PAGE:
Maybe you have somebody on your list who is either short on time (a new mum, perhaps) or doesn’t get much company (an elderly neighbour, perhaps, who lives alone). A voucher for a home-made meal – to be redeemed in the New Year – can make a thoughtful gift. You could use our recipe pages as inspiration, to draw up a menu for the lucky recipient.

Enjoy your fabulously crafty weekend. But don’t forget to make an extra batch or two. It’s the chef’s privilege, after all.

With very best wishes – from all of us - for a very healthy, happy and home-made Christmas!

Please Note: Prunes are good for digestion and help keep you regular, when 100g are eaten as part of a varied and balanced diet and an active lifestyle. Always consult a GP if you have any health concerns.

Decanted into pretty jars, the perfect Christmas gift

Posted by Sunsweet - Tuesday, December 04, 2018

Our Prune Biscotti with White Chocolate are sure to be appreciated by foodie friends. However they take their coffee, these Biscotti will be the perfect accompaniment and – drizzled attractively with white chocolate - they make a really pretty gift! Best eaten within 4 weeks, they can be stored in a sealed container for up to 8 weeks. But we’re pretty sure they won’t last that long!

Ingredients

280 g flour
1 tsp. baking powder
1 pinch salt
160 g sugar
90 g butter (molten)
2 eggs
1½ tsp. bourbon vanilla sugar
100 g Sunsweet prunes, finely chopped
60 g almonds, ground
1 egg white (large)
80 g white chocolate
80 g mixed nuts, coarsely chopped

Instructions

  1. Sieve flour, baking powder and salt into a bowl and mix well. Combine sugar, butter, eggs, vanilla sugar and chopped prunes in another large bowl and mix. Add flour mix and stir well with a wooden spoon. Add almonds.
  2. Divide dough into halves. Flour hands and shape 2 logs, each approx. 10 cm long. Line a baking sheet with parchment paper and place logs on it. Space logs well apart.
  3. Beat egg white in a cup until frothy. Paint the logs with the egg white.
  4. Bake in a pre-heated oven at 170 °C (not suitable for convection ovens) for 35 minutes on the centre rack. Remove baking sheet from the oven and let logs cool completely. Melt chocolate. Coarsely chop nuts.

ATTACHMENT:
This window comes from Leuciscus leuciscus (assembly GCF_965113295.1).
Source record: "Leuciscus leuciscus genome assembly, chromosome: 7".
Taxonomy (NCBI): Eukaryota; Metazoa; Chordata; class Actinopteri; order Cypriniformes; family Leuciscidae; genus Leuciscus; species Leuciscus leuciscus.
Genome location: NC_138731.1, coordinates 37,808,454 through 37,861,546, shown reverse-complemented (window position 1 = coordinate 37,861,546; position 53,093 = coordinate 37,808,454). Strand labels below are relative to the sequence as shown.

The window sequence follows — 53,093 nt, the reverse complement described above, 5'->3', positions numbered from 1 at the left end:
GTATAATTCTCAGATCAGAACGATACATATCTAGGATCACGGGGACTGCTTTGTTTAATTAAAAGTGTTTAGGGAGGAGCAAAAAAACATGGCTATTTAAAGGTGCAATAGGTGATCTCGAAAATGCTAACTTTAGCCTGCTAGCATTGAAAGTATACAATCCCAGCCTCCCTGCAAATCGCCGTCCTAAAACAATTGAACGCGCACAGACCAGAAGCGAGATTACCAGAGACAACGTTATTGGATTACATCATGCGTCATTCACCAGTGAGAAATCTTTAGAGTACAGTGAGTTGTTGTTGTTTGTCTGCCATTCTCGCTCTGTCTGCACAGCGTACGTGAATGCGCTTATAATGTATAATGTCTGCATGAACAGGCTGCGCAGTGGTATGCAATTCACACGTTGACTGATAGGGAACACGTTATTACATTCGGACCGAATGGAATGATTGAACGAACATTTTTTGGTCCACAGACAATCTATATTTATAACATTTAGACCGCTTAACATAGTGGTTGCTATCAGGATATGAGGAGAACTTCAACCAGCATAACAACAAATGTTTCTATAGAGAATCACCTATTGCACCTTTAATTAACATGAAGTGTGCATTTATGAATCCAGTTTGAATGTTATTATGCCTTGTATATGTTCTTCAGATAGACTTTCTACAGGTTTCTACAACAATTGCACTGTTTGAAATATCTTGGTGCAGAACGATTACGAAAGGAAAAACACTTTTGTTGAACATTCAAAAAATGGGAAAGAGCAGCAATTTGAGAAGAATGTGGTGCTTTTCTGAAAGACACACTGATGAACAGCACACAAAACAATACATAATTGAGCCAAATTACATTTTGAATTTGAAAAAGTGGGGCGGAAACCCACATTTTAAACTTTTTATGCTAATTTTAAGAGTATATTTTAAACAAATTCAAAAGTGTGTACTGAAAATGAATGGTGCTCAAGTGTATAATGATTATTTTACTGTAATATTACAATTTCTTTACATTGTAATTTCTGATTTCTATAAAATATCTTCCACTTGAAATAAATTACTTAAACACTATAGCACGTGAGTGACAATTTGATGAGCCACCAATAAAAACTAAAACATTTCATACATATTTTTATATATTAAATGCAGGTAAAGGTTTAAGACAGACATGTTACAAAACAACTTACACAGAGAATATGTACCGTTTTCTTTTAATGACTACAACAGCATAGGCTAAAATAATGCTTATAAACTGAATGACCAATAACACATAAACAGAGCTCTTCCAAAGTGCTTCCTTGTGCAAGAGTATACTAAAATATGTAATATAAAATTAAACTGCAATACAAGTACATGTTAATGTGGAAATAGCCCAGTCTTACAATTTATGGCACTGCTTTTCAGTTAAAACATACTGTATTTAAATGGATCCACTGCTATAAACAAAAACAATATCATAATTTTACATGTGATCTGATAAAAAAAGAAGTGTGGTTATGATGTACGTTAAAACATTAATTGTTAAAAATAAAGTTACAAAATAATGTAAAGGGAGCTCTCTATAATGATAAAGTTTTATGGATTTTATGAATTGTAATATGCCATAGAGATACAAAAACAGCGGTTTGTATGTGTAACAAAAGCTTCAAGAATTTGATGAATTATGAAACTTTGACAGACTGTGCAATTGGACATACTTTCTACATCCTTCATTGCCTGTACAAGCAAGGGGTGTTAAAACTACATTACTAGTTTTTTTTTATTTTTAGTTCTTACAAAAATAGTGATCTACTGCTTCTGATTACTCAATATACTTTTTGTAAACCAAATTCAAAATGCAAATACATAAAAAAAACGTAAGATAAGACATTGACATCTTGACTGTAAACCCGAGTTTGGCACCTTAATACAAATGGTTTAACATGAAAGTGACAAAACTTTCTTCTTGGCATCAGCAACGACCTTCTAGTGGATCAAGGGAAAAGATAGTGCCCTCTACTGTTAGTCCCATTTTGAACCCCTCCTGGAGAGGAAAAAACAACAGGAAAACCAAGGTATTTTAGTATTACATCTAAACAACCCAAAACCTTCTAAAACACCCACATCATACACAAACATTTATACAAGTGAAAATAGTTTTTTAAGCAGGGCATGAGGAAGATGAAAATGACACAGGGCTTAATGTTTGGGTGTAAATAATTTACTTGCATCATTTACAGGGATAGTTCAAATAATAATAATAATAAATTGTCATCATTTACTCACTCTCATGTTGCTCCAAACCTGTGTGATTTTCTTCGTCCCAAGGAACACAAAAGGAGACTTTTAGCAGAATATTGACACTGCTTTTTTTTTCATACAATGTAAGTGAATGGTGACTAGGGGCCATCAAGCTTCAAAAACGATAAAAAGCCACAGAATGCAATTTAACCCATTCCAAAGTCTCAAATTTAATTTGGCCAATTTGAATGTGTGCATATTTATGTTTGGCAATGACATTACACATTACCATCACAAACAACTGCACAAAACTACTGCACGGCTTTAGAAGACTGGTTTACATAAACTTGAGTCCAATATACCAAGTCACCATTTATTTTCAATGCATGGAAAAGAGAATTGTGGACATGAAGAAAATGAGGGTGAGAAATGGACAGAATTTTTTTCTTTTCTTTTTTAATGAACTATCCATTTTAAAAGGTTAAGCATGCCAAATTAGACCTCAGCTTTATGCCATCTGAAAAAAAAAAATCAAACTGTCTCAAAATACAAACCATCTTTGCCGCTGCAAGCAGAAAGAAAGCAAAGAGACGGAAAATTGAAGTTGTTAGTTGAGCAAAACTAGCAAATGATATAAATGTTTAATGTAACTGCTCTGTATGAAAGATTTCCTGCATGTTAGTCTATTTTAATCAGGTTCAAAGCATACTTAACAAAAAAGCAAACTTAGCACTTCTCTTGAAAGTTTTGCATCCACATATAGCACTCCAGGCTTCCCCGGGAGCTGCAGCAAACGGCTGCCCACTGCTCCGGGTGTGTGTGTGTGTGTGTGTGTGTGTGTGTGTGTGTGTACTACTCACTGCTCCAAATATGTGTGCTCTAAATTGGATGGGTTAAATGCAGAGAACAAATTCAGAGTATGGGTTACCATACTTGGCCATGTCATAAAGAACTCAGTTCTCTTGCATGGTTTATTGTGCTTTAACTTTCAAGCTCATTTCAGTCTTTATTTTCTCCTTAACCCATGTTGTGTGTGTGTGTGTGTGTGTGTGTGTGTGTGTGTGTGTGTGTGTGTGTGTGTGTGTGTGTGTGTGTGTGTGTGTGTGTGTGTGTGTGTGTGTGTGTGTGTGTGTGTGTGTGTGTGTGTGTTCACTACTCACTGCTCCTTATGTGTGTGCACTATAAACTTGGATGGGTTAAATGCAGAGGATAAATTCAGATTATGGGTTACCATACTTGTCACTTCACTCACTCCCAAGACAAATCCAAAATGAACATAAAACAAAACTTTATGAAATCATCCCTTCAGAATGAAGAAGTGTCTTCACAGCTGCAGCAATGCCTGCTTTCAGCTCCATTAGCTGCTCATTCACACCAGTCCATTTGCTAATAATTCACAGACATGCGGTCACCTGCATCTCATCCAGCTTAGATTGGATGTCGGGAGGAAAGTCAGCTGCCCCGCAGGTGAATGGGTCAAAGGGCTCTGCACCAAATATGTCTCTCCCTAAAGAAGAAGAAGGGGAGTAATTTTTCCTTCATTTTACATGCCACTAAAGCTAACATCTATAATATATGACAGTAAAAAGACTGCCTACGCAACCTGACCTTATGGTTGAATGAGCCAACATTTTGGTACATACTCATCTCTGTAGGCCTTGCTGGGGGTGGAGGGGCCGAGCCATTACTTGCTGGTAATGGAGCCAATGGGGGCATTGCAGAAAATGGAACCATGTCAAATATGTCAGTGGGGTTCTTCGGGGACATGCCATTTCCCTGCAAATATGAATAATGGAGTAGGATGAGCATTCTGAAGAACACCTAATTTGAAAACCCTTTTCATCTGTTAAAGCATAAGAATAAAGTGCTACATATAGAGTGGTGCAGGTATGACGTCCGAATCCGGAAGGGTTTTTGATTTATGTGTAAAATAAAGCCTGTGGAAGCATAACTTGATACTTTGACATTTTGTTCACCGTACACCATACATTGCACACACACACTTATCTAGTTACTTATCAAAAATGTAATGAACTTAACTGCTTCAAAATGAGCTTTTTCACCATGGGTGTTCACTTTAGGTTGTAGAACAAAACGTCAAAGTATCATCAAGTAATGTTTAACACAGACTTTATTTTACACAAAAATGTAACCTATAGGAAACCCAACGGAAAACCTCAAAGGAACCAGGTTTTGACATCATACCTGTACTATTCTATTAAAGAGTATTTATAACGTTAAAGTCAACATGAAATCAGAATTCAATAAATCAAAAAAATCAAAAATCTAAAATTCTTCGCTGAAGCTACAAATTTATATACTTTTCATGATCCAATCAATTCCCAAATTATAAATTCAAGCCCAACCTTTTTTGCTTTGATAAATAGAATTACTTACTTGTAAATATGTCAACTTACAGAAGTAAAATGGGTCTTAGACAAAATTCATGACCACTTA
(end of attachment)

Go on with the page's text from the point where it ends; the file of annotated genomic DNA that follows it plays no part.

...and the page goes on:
5. Remove logs from baking sheet and cut diagonally into slices using a serrated knife. Place slices on the baking sheet (with parchment paper) and bake for another 12 minutes. Turn slices and bake for 8 more minutes. Remove to a rack and cool. Decorate with melted chocolate and sprinkle with chopped nuts. Wait until chocolate has solidified and wrap as a gift.

Love Your Bones

Posted by Sunsweet - Wednesday, October 17, 2018

Prunes and Bone Health

Bone and teeth enamel are the hardest substances in the body, so what is available to keep them healthy and strong? Many people look after their teeth by brushing daily, but what about our bones? When thinking about improving your bone health your first thought probably isn’t to reach for prunes. However research is suggesting that prunes could in fact be beneficial for bone health, due to the nutrients they provide. 

As with most dried fruit, prunes do not contain significant amounts of calcium (43mg/100g), which is commonly and correctly associated with bone health.  However, prunes do contain vitamin K and manganese that among other functions have direct benefits for bone health. Prunes are high in vitamin K, which supports the maintenance of normal bones and helps with normal blood clotting. Prunes are also a source of manganese, which supports the maintenance of normal bones, and the formation of normal connective tissues (a structural part of bones).

If that isn’t enough to get you reaching for the prunes, they contain further beneficial nutrients. Prunes are a source of vitamin B6, which helps make healthy blood cells in our bone marrow and maintain normal hormone levels including those involved in bone health. Additionally, prunes are high in potassium, which helps your muscles work normally, and without our muscles we would not be able to move our bones. Prunes are a source of copper, which helps support normal iron transport in the body, helps maintain normal connective tissues (a structural part of bones), and plays a role in protecting cells within the body from oxidative damage. The human body is very complex with cells working together and separately to perform all our vital body processes and help us go about our daily lives. Our contribution to this is consuming a balanced and varied diet with adequate amounts of all essential nutrients, necessary for optimal body functions.

Our bones provide strength, support and protection to our bodies and help us carry out everyday tasks. Bones are a living tissue, which is continually growing and changing. Bones, become most dense in our early twenties, from then on the density starts to reduce (IOF 2015) so it is important to look after our bone health throughout life; to help maximise the density in childhood and then minimise the loss in adulthood. Reduction in density and quality of bone in turn increases the risk of fractures.